Culture Up: Ride of the Valkyries

In addition to art, I’ll also be exploring classical music.  This week?

The Ride of the Valkyries by Richard Wagner

When I first listened “Ride of the Valkyries” for this project, I was in my yearbook class.  After the first few bars, my students began complaining that they didn’t want to listen to Star Wars.  I had to explain to them (multiple times) that this was not John Williams’ Star Wars score, rather an excerpt from an opera by Richard Wagner.

“Frogger?” they asked.




I can’t really blame them.  My first exposure to this song was the napalm scene in “Apocalypse Now” where they attach speakers to the helicopters and play this song while bombing Vietnam.  To this day, whenever I see a helicopter, this tune goes through my head.  Check out that scene here (song starts at 1:17; violence and language warning).

This song has been excerpted several times as a concert piece, used at Nazi Party rallies, and made appearances in pop culture from early Bugs Bunny to The Big Bang Theory.

It’s definitely great music to play while going on a heroic quest, am I right?

“The Ride of the Valkyries” is the popular name for the beginning of Act 3 of Die Walküre, an opera written by Richard Wagner in 1856.  It was one of the first compositions drafted upon completion of the libretto (text/story).  Wagner wrote both the libretto and the music of the opera.  A regular Lin-Manuel, he was.


It premiered in Munich in 1870.

Die Walküre is the 2nd opera of a trilogy based on Norse mythology.

The opera begins with our hero, Siegmund, seeking shelter as he is fleeing from some unknown pursuer.  A woman takes him in, but her husband is not home.  When her husband returns, Siegmund tells them his sad tale of coming home one day to find his mother dead and twin sister gone.  He and his father had struck out to go find them, but he eventually parted ways with his father as well, but not before his father told him that one day he would find a sword when he needed it most.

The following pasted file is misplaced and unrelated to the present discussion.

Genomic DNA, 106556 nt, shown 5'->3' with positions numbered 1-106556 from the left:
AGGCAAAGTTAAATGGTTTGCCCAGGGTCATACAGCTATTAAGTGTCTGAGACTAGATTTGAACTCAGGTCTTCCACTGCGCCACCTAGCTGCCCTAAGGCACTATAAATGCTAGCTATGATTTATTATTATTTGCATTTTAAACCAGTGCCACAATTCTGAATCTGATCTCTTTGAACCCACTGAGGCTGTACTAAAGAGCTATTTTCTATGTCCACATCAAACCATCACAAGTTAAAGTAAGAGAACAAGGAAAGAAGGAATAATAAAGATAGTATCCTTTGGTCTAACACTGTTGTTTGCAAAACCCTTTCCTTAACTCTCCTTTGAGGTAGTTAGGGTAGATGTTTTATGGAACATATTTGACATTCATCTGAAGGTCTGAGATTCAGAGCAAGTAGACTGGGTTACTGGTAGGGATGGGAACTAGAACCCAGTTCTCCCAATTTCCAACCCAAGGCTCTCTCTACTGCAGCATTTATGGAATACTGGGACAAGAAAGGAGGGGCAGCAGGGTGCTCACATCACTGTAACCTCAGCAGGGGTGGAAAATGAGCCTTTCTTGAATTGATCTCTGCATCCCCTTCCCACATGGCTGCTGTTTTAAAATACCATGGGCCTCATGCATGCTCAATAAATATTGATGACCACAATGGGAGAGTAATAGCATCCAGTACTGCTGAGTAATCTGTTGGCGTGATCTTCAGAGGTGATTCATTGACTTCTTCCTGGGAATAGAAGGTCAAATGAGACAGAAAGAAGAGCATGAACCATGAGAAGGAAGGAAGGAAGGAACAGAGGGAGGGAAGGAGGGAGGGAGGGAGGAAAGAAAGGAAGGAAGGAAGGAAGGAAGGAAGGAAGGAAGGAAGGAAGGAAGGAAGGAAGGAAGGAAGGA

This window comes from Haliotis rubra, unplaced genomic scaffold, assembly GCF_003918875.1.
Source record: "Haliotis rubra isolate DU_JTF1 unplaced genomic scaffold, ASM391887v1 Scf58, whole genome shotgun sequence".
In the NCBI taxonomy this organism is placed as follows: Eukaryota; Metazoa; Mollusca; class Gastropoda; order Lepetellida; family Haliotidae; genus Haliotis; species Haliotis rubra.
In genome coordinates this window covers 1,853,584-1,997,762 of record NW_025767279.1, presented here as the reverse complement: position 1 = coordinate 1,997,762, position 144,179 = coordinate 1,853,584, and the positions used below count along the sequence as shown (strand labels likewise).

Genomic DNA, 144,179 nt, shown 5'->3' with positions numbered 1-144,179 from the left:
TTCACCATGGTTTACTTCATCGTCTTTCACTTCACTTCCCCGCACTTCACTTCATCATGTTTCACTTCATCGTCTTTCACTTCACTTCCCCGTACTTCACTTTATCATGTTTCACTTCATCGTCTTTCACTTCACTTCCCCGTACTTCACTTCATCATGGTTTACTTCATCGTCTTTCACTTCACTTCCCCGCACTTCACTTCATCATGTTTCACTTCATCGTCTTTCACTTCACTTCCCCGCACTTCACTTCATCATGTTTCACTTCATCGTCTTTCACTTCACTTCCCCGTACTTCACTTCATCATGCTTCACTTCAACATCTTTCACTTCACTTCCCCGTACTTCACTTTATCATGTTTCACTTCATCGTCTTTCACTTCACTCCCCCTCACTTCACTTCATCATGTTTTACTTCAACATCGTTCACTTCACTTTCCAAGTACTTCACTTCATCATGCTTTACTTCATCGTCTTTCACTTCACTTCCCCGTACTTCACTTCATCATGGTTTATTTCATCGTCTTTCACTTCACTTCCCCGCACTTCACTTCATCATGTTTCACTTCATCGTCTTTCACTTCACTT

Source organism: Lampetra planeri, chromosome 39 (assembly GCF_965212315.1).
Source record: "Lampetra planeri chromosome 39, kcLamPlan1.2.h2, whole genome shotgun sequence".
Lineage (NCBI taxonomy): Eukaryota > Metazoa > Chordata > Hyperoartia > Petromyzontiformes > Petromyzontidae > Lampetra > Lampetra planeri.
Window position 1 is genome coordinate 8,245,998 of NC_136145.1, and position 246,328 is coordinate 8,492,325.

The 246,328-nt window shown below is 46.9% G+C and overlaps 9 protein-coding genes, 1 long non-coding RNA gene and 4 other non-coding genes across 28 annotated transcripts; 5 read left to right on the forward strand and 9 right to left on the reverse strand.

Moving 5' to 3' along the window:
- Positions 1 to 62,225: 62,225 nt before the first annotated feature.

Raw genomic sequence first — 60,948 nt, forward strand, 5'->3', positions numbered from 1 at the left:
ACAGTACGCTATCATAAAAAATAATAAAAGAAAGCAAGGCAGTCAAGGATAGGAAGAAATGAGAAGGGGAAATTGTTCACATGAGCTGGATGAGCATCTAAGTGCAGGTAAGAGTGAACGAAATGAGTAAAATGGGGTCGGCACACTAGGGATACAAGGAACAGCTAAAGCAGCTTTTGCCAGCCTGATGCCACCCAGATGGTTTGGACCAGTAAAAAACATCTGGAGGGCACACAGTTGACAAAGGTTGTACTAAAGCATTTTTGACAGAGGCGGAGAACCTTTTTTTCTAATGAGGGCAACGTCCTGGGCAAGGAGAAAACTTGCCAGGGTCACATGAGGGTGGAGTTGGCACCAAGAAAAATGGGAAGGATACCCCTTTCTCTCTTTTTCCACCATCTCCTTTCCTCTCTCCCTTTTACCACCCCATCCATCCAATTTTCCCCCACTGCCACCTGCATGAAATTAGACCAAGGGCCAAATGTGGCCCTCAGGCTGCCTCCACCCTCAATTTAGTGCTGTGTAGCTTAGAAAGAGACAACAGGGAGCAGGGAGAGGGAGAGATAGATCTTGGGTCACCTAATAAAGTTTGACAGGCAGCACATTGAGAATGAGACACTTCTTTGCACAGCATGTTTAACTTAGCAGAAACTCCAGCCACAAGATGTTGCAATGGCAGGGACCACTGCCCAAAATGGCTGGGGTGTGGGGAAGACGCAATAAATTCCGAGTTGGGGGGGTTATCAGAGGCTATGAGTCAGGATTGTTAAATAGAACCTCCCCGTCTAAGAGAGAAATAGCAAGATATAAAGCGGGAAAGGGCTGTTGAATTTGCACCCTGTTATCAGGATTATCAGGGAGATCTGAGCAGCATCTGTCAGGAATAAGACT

The woman’s husband, Hunding, reveals that he is one of the men pursuing Siegmund and therefore they must battle in the morning.  Siegmund drugs him into a deep sleep.  At this point, Hunding’s wife, Sieglinde reveals that she was forced to marry Hunding and is unhappy.  Evidently, during their wedding feast, an old man had walked in and stabbed a sword into the tree in the middle of their house.  Despite numerous attempts by Hunding and his friends, no one could remove it.  Sieglinde eventually realizes, “hey this guy looks a lot like me…OMG, it’s my twin brother!”   Siegmund easily draws the sword out of the tree and declares his love for Sieglinde (I like to call this “pulling a Lannister”).


At the beginning of Act 2, we meet Wotan, a Norse god, on a mountaintop, watching the whole thing.  He instructs his daughter, Brünnhilde to protect Siegmund in the upcoming battle with Hunding.  Fricka, goddess of marriage and wife of Wotan, comes along and basically says, “no – he’s an adulterer and incester.  Not to mention you cheated on me to make him – he’s gotta lose this battle.”  Yup – Wotan is actually the father of Siegmund and Sieglinde, and therefore Siegmund cannot be allowed to live.